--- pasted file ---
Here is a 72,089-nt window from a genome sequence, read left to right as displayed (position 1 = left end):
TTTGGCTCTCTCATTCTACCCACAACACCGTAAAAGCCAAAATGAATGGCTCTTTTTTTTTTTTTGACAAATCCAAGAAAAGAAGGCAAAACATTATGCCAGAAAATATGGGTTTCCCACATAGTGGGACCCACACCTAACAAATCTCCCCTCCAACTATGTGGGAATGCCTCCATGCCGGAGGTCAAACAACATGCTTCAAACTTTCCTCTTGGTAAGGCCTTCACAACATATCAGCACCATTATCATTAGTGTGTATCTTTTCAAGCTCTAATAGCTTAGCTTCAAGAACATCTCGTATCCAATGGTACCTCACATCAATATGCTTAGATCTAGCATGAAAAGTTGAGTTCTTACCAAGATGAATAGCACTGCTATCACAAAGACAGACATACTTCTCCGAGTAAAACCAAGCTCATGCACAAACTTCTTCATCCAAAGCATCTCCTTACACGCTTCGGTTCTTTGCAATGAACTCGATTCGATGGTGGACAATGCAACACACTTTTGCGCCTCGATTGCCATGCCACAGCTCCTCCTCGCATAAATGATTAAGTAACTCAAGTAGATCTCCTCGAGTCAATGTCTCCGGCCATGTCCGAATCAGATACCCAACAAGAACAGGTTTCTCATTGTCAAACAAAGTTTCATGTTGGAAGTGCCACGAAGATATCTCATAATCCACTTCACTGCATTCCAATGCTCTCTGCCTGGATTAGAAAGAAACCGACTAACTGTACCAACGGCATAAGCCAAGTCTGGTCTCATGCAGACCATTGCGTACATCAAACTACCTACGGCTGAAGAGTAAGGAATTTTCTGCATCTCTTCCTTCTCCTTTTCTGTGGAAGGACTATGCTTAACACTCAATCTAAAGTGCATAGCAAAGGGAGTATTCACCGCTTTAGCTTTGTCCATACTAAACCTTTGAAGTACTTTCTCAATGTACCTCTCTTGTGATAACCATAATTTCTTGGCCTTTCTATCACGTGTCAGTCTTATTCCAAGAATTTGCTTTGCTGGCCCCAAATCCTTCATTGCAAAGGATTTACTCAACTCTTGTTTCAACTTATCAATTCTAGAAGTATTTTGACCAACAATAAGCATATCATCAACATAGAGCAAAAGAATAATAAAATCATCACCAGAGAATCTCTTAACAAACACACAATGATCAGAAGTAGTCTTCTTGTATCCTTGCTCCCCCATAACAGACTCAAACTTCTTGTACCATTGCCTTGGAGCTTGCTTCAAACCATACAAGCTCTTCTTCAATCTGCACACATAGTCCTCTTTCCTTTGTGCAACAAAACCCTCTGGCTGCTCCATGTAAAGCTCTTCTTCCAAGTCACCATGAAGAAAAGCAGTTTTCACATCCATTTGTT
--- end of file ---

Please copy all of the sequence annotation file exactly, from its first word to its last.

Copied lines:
Here is a 72,089-nt window from a genome sequence, read left to right as displayed (position 1 = left end):
TTTGGCTCTCTCATTCTACCCACAACACCGTAAAAGCCAAAATGAATGGCTCTTTTTTTTTTTTTGACAAATCCAAGAAAAGAAGGCAAAACATTATGCCAGAAAATATGGGTTTCCCACATAGTGGGACCCACACCTAACAAATCTCCCCTCCAACTATGTGGGAATGCCTCCATGCCGGAGGTCAAACAACATGCTTCAAACTTTCCTCTTGGTAAGGCCTTCACAACATATCAGCACCATTATCATTAGTGTGTATCTTTTCAAGCTCTAATAGCTTAGCTTCAAGAACATCTCGTATCCAATGGTACCTCACATCAATATGCTTAGATCTAGCATGAAAAGTTGAGTTCTTACCAAGATGAATAGCACTGCTATCACAAAGACAGACATACTTCTCCGAGTAAAACCAAGCTCATGCACAAACTTCTTCATCCAAAGCATCTCCTTACACGCTTCGGTTCTTTGCAATGAACTCGATTCGATGGTGGACAATGCAACACACTTTTGCGCCTCGATTGCCATGCCACAGCTCCTCCTCGCATAAATGATTAAGTAACTCAAGTAGATCTCCTCGAGTCAATGTCTCCGGCCATGTCCGAATCAGATACCCAACAAGAACAGGTTTCTCATTGTCAAACAAAGTTTCATGTTGGAAGTGCCACGAAGATATCTCATAATCCACTTCACTGCATTCCAATGCTCTCTGCCTGGATTAGAAAGAAACCGACTAACTGTACCAACGGCATAAGCCAAGTCTGGTCTCATGCAGACCATTGCGTACATCAAACTACCTACGGCTGAAGAGTAAGGAATTTTCTGCATCTCTTCCTTCTCCTTTTCTGTGGAAGGACTATGCTTAACACTCAATCTAAAGTGCATAGCAAAGGGAGTATTCACCGCTTTAGCTTTGTCCATACTAAACCTTTGAAGTACTTTCTCAATGTACCTCTCTTGTGATAACCATAATTTCTTGGCCTTTCTATCACGTGTCAGTCTTATTCCAAGAATTTGCTTTGCTGGCCCCAAATCCTTCATTGCAAAGGATTTACTCAACTCTTGTTTCAACTTATCAATTCTAGAAGTATTTTGACCAACAATAAGCATATCATCAACATAGAGCAAAAGAATAATAAAATCATCACCAGAGAATCTCTTAACAAACACACAATGATCAGAAGTAGTCTTCTTGTATCCTTGCTCCCCCATAACAGACTCAAACTTCTTGTACCATTGCCTTGGAGCTTGCTTCAAACCATACAAGCTCTTCTTCAATCTGCACACATAGTCCTCTTTCCTTTGTGCAACAAAACCCTCTGGCTGCTCCATGTAAAGCTCTTCTTCCAAGTCACCATGAAGAAAAGCAGTTTTCACATCCATTTGTT